19th Annual Child Health Research Days

RBC Convention Center

Oct. 24 & 26, 2023


#35 Spectral Analysis of Wheezing Children's Breath Sounds at the Children's Emergency Depertment

Matthew Kochan, University of Manitoba; Allan Becker, Children’s Hospital Research Institute of Manitoba; Saif Huq, Pediatrics and Child Health; Scott Sawyer, Children’s Hospital Research Institute of Manitoba


Asthma is a chronic, obstructive, inflammatory lung disease that affects 13% of Canadian children. It is the most common chronic disease in childhood seen in the emergency department. Asthma typically presents with coughing and wheezing, however parental reporting of a wheeze is difficult to interpret and inconsistent. As a result, diagnosis of asthma may be delayed or made prematurely. To address this issue a clearer definition of wheezing is needed for the lay audience, along with better education regarding breath sounds and respiratory disease.


In this study breath sound recordings from 15 healthy children and 15 wheezing children presenting to the Children’s Hospital Emergency Department were digitally recorded and analyzed. Children aged two months old to eight years old were recorded using a custom stethoscope connected to a mobile phone. Analysis was based on a Fast Fourier Transform of the spectrogram of the sound to create power spectrum density (PSD) curves for the breath sounds. The PSDs were used to analyze differences in amplitude and frequency throughout the breath sounds.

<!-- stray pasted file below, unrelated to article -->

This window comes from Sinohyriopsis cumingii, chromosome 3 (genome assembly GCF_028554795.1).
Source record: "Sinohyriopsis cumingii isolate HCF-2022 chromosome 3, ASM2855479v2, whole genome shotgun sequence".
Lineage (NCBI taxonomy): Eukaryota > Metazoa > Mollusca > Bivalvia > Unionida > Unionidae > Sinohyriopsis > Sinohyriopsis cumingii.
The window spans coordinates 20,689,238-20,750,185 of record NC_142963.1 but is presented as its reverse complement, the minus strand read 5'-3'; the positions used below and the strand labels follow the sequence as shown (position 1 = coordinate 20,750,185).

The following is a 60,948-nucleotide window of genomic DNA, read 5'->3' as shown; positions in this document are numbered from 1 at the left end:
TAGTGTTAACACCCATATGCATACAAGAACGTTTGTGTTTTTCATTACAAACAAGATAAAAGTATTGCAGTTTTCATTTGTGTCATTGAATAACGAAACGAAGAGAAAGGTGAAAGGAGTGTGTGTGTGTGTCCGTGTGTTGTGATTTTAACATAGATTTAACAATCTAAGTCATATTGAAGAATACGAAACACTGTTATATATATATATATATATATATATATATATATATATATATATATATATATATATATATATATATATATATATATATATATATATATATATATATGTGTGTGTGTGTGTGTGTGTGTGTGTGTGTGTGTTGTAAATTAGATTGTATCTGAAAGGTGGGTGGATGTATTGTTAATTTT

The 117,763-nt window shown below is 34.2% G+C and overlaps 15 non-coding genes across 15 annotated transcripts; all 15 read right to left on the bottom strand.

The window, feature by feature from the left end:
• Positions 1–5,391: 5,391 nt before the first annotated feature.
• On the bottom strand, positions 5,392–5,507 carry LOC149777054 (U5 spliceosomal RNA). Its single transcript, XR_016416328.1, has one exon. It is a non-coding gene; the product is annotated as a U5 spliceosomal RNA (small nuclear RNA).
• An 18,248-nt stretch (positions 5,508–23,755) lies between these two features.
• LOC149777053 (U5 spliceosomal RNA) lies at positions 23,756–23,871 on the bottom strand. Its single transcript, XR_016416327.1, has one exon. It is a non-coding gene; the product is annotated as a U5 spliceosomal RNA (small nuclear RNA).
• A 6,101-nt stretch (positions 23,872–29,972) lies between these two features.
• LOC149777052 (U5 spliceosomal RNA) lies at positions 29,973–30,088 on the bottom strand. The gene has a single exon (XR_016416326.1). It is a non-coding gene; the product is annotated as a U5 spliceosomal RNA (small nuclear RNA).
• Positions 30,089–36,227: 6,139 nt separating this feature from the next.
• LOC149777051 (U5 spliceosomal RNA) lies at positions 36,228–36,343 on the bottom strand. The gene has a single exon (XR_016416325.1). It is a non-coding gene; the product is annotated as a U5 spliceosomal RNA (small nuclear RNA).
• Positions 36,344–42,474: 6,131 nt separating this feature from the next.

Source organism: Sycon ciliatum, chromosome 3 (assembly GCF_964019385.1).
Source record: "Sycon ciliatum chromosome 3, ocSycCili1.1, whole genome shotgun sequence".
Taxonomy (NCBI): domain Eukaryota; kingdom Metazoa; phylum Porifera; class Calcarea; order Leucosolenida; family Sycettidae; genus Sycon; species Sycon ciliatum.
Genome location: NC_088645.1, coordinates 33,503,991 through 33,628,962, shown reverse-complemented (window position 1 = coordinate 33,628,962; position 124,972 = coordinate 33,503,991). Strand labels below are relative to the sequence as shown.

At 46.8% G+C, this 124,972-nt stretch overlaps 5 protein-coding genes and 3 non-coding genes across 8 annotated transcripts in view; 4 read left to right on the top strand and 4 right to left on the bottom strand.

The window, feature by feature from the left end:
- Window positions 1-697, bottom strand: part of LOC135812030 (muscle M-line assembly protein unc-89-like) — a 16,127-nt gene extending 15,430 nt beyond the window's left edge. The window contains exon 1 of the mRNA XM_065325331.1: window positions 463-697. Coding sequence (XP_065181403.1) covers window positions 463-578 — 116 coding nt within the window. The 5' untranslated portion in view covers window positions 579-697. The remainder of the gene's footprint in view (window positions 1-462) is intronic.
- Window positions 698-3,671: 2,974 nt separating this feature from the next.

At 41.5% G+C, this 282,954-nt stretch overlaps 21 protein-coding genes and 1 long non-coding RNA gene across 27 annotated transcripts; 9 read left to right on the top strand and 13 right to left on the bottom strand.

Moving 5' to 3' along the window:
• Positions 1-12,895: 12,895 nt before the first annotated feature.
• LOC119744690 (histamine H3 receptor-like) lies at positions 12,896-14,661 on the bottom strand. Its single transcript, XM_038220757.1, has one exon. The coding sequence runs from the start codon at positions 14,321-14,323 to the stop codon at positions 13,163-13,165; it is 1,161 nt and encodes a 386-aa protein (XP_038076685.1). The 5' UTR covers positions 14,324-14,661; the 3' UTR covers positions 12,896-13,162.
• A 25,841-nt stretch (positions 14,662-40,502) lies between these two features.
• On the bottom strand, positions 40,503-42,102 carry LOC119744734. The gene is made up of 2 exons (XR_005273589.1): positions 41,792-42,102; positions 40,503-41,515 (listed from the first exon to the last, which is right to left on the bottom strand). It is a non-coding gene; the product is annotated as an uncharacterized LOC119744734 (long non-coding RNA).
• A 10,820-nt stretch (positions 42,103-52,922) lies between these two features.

The results identify differences in peak inspiratory and expiratory power, and different trends in the power and frequency in expiratory breath sounds that can be used to distinguish wheezing from normal breath sounds in a pediatric population. Specifically, the slope in the inspiratory PSD curve from 200Hz to the peak inspiratory power and the slope in the expiratory PSD curve from 400-700Hz show significant differences between normal and wheezing breath sounds. In addition, the angle of the peak in the expiratory curve is significantly more acute in the wheezing children.


The results of this study can help better define wheezing for a lay audience and could be incorporated in mobile application that can assist families and health care professionals with identifying wheezing and asthma.